Demand for animal’s trophy is driving our heritage to extinction
By Kenneth Kipruto
| September 21st 2013
By Kenneth Kipruto
Last week, The Standard on Saturday carried a special feature on the dwindling number of wild animals in Kenya. A statement by an experienced wildlife consultant summed it all, “In another 15 to 20 years, tourists could visit Kenya to watch some animals in zoos if nothing is done to reverse the current decline in population.”
The writing is clearly on the wall – act now or forever be doomed.
Let me break down the grim statistics for all to see. Kenya has only 1,000 rhinos left — 700 black and 300 white — down from more than 20,000 in the 1960s. Never mind that the rhino is Kenya’s most protected animal.
The elephant population now stands at slightly more than 30,000 from 167,000 in the 1970s. The jumbos are arguably the most sought after animal by poachers for their tusks, with lucrative markets in the Far East.
Yet it is not only the demand for animal trophy that is driving our heritage to extinction.
There are only 2,000 lions left, down from 15,000 in the 1990s. Kenya now has 1,160 cheetahs roaming our national parks, game reserves and private conservancies.
Our country is home to some of the world’s rare animals. We host the entire global population of mountain bongos, which are unfortunately on the verge of extinction with only 103 left. Shimba Hills National Reserve is home to the last 70 of Sable antelopes. Even the hyenas are on the decline, with some 5,000 left.
Yes, our heritage is on its deathbed. In just 50 years, we are headed the Western way. These statistics mean the coming generations will know nothing of world-renowned national parks, one of which is at the centre the Seven Wonders of the World. Instead, our children will visit zoos and watch National Geographic to get a ‘taste’ of what used to be a wildlife-rich country.
They will never experience the thrill of game drives and camping in the wild. Many will be quick to point fingers on the poaching menace for the decline of our most prized heritage. Heck, even the hyenas are under threat of extinction. What interest do poachers have with hyenas, lions, wild dogs and giraffes?
While poaching has contributed to the drop of the elephant and rhino population, the real problem lies with us – the citizens. The increasing population poses the gravest danger to the well being of our animals.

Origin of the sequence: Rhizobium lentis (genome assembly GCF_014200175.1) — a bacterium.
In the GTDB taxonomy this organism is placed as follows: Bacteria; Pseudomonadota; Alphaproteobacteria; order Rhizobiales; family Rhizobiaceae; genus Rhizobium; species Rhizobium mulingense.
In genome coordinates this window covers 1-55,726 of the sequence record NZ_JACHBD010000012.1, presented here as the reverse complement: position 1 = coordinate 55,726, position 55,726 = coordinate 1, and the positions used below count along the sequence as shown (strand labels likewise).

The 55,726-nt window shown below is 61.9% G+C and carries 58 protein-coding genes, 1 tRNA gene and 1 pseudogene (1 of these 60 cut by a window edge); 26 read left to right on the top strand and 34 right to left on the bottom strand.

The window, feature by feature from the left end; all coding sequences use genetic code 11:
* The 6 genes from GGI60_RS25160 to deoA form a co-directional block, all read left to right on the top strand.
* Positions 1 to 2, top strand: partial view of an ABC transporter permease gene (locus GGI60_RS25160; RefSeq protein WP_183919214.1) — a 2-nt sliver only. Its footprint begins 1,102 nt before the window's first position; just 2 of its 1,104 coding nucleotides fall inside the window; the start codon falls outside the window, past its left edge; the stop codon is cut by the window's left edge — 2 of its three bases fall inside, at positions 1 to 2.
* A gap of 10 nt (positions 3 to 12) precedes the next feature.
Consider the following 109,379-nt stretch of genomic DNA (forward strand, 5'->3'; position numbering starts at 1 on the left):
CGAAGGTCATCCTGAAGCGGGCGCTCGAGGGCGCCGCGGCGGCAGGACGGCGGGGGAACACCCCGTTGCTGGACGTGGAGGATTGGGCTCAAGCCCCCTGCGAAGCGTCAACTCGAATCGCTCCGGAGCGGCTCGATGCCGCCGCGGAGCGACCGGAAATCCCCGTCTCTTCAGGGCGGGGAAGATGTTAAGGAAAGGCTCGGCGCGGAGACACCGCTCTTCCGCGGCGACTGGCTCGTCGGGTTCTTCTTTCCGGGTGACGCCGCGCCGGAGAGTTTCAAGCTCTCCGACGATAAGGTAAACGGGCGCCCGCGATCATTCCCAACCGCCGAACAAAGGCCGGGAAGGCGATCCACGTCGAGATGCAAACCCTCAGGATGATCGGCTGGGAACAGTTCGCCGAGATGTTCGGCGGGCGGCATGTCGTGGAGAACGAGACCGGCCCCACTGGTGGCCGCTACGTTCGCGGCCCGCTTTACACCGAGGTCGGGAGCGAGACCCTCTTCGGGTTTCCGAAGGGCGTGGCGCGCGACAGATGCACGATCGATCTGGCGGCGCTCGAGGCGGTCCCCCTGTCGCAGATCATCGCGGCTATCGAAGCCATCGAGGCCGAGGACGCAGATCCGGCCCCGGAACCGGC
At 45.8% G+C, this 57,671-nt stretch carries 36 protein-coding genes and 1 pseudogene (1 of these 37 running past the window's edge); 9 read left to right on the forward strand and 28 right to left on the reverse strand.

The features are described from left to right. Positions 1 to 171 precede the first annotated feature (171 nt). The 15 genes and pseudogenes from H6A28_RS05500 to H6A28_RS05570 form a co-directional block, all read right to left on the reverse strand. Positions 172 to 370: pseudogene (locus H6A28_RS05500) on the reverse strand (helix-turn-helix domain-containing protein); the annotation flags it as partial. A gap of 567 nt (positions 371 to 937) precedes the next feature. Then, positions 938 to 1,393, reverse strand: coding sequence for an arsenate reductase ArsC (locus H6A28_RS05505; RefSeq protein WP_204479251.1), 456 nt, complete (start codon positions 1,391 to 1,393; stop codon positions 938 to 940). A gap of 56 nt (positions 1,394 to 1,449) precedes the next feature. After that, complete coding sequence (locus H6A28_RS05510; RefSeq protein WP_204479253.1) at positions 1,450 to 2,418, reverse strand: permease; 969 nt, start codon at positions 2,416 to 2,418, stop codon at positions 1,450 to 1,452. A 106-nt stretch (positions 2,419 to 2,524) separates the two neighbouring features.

More people continue to encroach on their natural habitat as the government looks the other way.
Even the Nairobi National Park, the world’s only game park in the middle of a city, has not been spared.
Before his retirement, President Mwai Kibaki commissioned the construction of the Sh17 billion Southern Bypass, that eats into the Nairobi National Park. Little wonder then that a few months later, poachers brought down a white rhino inside the park, which happens to house the headquarters of the Kenya Wildlife Service, the body responsible for wildlife safety. Poachers are getting daring by the day.
Uncontrolled activity around our national parks is, by all means, the main cause of this steep decline.
The Nairobi National Park for example lies next to a busy domestic airport and is surrounded by busy highways and expanding human settlements. The Uganda Railway and the busy Nairobi-Mombasa highway pass through the Tsavo National Park.
Encroaching on forests and game parks force the wild animals to compete for the remaining space, disturbing their way of live.
This means that they are not free to hunt, graze and, most importantly, reproduce.
The increasing number of tourists, however good this is for the economy, has also contributed to decline in animal population. As the same expert said, “How do you expect to see cheetahs hunt with an aircraft roaring over, a balloon flying past, vehicles driving around them and cameras clicking from all angles?”
While the government has put in efforts to control the poaching menace, saving our animals is not about deploying rangers to hunt down poachers. It requires a more in-depth approach.
Otherwise, Uhuru Kenyatta will be remembered as the president who did nothing as Kenya’s most valuable heritage succumbed to a slow and painful death.
We must guard against becoming a country of fakesSometime last year Kenyans were shocked to learn that a civilian had managed to sneak his untrained self into the highest echelons of the police force, accessing highly sensitive security information and making nonsense of any illusions we may have had of the invincibility of the men and women who are supposed to protect us.
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